The Golden Age of Nobel Economists

The American Economist, Vol. 43, No. 2, pp. 17-35, Fall 1999

17 Pages Posted: 9 Feb 2004

See all articles by Hendrik P. van Dalen

Hendrik P. van Dalen

Tilburg University, CentER; Netherlands Interdisciplinary Demographic Institute (NIDI)


This paper examines the productivity record of economists who have dominated economic science in the twentieth century, viz. the Nobel laureates in economics. They generally start their career at a very young age, they were at the right place at the right time, and they possessed an independent mind. Their most important and creative contributions are written between the ages of 29 and 38. The average creative age of Nobel economists is slightly below that of laureates in physics, and considerably younger than that of laureates in chemistry and medicine/biology. The University of Chicago and the US in general has so far turned out the best breeding ground for original economists. Furthermore, most fundamental work has been written alone and this finding contrasts sharply with the dominant trend in economics where multi-authored publications have become the rule.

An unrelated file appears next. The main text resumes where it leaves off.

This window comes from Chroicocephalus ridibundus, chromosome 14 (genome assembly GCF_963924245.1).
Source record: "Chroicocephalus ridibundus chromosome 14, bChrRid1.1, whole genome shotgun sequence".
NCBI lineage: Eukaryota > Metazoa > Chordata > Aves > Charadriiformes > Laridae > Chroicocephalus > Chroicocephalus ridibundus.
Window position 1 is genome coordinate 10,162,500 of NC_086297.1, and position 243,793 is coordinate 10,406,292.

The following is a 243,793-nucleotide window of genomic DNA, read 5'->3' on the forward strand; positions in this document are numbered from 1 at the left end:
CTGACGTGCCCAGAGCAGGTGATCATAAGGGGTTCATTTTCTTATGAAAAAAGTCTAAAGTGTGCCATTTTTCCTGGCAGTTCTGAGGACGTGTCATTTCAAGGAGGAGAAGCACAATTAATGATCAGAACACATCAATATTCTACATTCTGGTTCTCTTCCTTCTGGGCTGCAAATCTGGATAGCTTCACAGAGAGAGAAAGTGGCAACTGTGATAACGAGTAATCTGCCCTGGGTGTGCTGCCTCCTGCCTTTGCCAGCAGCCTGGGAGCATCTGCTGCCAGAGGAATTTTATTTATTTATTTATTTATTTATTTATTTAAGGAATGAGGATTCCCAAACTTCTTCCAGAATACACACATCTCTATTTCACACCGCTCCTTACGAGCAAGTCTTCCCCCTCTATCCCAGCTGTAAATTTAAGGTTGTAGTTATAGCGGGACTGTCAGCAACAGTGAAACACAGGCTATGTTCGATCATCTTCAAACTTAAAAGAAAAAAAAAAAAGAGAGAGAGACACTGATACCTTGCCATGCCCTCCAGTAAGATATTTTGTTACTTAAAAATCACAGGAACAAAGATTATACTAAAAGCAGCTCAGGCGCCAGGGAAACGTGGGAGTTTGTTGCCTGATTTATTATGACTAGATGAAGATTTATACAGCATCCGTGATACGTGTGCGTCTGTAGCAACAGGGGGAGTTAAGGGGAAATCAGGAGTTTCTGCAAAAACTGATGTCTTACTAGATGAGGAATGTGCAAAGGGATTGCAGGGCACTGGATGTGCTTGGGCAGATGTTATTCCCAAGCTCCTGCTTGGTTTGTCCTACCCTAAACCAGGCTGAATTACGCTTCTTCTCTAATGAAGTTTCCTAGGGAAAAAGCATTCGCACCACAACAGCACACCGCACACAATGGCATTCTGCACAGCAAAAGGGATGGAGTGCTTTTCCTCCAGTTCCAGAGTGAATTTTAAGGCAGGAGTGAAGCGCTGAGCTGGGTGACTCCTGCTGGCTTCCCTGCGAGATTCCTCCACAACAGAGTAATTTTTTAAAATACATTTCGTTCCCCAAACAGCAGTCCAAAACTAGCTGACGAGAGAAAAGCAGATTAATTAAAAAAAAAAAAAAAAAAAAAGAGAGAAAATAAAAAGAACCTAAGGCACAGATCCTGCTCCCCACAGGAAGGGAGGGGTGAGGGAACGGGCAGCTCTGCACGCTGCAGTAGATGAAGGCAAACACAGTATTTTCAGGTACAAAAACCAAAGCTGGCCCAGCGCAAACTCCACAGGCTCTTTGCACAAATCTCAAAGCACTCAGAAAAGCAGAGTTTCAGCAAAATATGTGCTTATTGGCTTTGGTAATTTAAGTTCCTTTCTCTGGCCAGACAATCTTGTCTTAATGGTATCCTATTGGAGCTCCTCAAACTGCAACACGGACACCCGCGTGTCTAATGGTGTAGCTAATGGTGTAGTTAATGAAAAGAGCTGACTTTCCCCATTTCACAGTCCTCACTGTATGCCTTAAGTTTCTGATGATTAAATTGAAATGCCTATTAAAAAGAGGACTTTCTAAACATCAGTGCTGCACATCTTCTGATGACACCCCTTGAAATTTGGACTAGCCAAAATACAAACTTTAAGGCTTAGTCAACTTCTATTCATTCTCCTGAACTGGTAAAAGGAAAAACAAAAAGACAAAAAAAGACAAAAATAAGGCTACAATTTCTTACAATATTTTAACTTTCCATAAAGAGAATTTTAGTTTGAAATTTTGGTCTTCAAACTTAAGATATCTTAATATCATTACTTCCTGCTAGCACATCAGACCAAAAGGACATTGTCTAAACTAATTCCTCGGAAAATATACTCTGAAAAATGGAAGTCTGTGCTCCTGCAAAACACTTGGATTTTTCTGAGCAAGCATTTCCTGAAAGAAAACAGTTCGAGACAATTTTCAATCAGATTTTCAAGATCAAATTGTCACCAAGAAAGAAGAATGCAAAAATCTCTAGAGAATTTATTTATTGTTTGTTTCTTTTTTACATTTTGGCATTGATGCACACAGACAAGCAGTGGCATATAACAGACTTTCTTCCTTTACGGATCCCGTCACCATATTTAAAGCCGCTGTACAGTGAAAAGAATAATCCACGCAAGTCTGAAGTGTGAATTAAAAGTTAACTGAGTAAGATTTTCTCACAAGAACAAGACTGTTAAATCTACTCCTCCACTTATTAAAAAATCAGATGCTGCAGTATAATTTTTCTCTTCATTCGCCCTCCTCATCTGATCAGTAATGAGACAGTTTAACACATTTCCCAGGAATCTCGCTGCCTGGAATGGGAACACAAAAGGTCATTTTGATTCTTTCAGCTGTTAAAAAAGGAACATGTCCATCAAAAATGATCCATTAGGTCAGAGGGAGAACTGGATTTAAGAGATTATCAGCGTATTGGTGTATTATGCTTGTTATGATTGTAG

Keywords: Nobel prize, economics, age, productivity

JEL Classification: A11, A14, B20, J24

Suggested Citation

van Dalen, Hendrik P., The Golden Age of Nobel Economists. The American Economist, Vol. 43, No. 2, pp. 17-35, Fall 1999. Available at SSRN:

Hendrik P. Van Dalen (Contact Author)

Tilburg University, CentER ( email )

Tilburg University
P.O. Box 90153
Tilburg, NL-5000 LE
+13 4668982 (Phone)


Netherlands Interdisciplinary Demographic Institute (NIDI) ( email )

P.O. Box 11650
NL-2502 AR The Hague
+70 356 5237 (Phone)
+70 364 7187 (Fax)


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